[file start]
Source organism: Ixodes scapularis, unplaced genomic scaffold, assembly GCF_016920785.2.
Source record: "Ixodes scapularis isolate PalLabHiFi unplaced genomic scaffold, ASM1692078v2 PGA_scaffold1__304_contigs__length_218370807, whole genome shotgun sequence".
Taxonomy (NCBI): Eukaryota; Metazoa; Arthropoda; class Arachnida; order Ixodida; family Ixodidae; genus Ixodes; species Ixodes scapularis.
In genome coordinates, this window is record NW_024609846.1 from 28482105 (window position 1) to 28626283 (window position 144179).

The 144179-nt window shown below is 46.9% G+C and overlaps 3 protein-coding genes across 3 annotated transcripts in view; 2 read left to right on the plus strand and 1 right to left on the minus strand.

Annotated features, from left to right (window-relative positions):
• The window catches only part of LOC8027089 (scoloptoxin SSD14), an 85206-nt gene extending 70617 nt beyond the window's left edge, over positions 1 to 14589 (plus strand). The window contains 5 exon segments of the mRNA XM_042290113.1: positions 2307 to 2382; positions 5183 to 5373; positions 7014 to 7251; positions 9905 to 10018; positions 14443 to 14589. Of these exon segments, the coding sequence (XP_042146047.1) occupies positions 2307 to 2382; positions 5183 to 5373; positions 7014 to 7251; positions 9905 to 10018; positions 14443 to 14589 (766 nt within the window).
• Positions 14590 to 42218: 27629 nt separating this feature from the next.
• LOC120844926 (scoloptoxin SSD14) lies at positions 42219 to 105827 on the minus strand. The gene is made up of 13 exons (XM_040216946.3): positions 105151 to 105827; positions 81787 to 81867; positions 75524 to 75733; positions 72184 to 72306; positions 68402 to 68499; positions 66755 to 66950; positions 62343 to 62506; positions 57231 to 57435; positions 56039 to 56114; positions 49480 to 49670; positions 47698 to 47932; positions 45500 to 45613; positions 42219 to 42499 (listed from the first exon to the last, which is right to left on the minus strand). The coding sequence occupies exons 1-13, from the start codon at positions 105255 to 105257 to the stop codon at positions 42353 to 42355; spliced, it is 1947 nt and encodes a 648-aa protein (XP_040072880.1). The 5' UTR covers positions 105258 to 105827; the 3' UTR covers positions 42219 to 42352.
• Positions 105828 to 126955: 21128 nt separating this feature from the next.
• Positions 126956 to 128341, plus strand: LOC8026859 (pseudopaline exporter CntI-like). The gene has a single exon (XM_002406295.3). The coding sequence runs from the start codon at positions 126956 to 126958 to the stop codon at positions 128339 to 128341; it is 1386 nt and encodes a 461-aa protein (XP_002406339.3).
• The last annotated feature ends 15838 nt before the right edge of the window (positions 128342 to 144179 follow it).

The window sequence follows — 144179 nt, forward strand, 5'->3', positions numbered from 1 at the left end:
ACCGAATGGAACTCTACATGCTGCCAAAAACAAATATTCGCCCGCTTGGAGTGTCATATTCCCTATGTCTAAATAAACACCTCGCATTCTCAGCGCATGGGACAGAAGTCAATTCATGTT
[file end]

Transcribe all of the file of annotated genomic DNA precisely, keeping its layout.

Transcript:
Source organism: Ixodes scapularis, unplaced genomic scaffold, assembly GCF_016920785.2.
Source record: "Ixodes scapularis isolate PalLabHiFi unplaced genomic scaffold, ASM1692078v2 PGA_scaffold1__304_contigs__length_218370807, whole genome shotgun sequence".
Taxonomy (NCBI): Eukaryota; Metazoa; Arthropoda; class Arachnida; order Ixodida; family Ixodidae; genus Ixodes; species Ixodes scapularis.
In genome coordinates, this window is record NW_024609846.1 from 28482105 (window position 1) to 28626283 (window position 144179).

The 144179-nt window shown below is 46.9% G+C and overlaps 3 protein-coding genes across 3 annotated transcripts in view; 2 read left to right on the plus strand and 1 right to left on the minus strand.

Annotated features, from left to right (window-relative positions):
• The window catches only part of LOC8027089 (scoloptoxin SSD14), an 85206-nt gene extending 70617 nt beyond the window's left edge, over positions 1 to 14589 (plus strand). The window contains 5 exon segments of the mRNA XM_042290113.1: positions 2307 to 2382; positions 5183 to 5373; positions 7014 to 7251; positions 9905 to 10018; positions 14443 to 14589. Of these exon segments, the coding sequence (XP_042146047.1) occupies positions 2307 to 2382; positions 5183 to 5373; positions 7014 to 7251; positions 9905 to 10018; positions 14443 to 14589 (766 nt within the window).
• Positions 14590 to 42218: 27629 nt separating this feature from the next.
• LOC120844926 (scoloptoxin SSD14) lies at positions 42219 to 105827 on the minus strand. The gene is made up of 13 exons (XM_040216946.3): positions 105151 to 105827; positions 81787 to 81867; positions 75524 to 75733; positions 72184 to 72306; positions 68402 to 68499; positions 66755 to 66950; positions 62343 to 62506; positions 57231 to 57435; positions 56039 to 56114; positions 49480 to 49670; positions 47698 to 47932; positions 45500 to 45613; positions 42219 to 42499 (listed from the first exon to the last, which is right to left on the minus strand). The coding sequence occupies exons 1-13, from the start codon at positions 105255 to 105257 to the stop codon at positions 42353 to 42355; spliced, it is 1947 nt and encodes a 648-aa protein (XP_040072880.1). The 5' UTR covers positions 105258 to 105827; the 3' UTR covers positions 42219 to 42352.
• Positions 105828 to 126955: 21128 nt separating this feature from the next.
• Positions 126956 to 128341, plus strand: LOC8026859 (pseudopaline exporter CntI-like). The gene has a single exon (XM_002406295.3). The coding sequence runs from the start codon at positions 126956 to 126958 to the stop codon at positions 128339 to 128341; it is 1386 nt and encodes a 461-aa protein (XP_002406339.3).
• The last annotated feature ends 15838 nt before the right edge of the window (positions 128342 to 144179 follow it).

The window sequence follows — 144179 nt, forward strand, 5'->3', positions numbered from 1 at the left end:
ACCGAATGGAACTCTACATGCTGCCAAAAACAAATATTCGCCCGCTTGGAGTGTCATATTCCCTATGTCTAAATAAACACCTCGCATTCTCAGCGCATGGGACAGAAGTCAATTCATGTT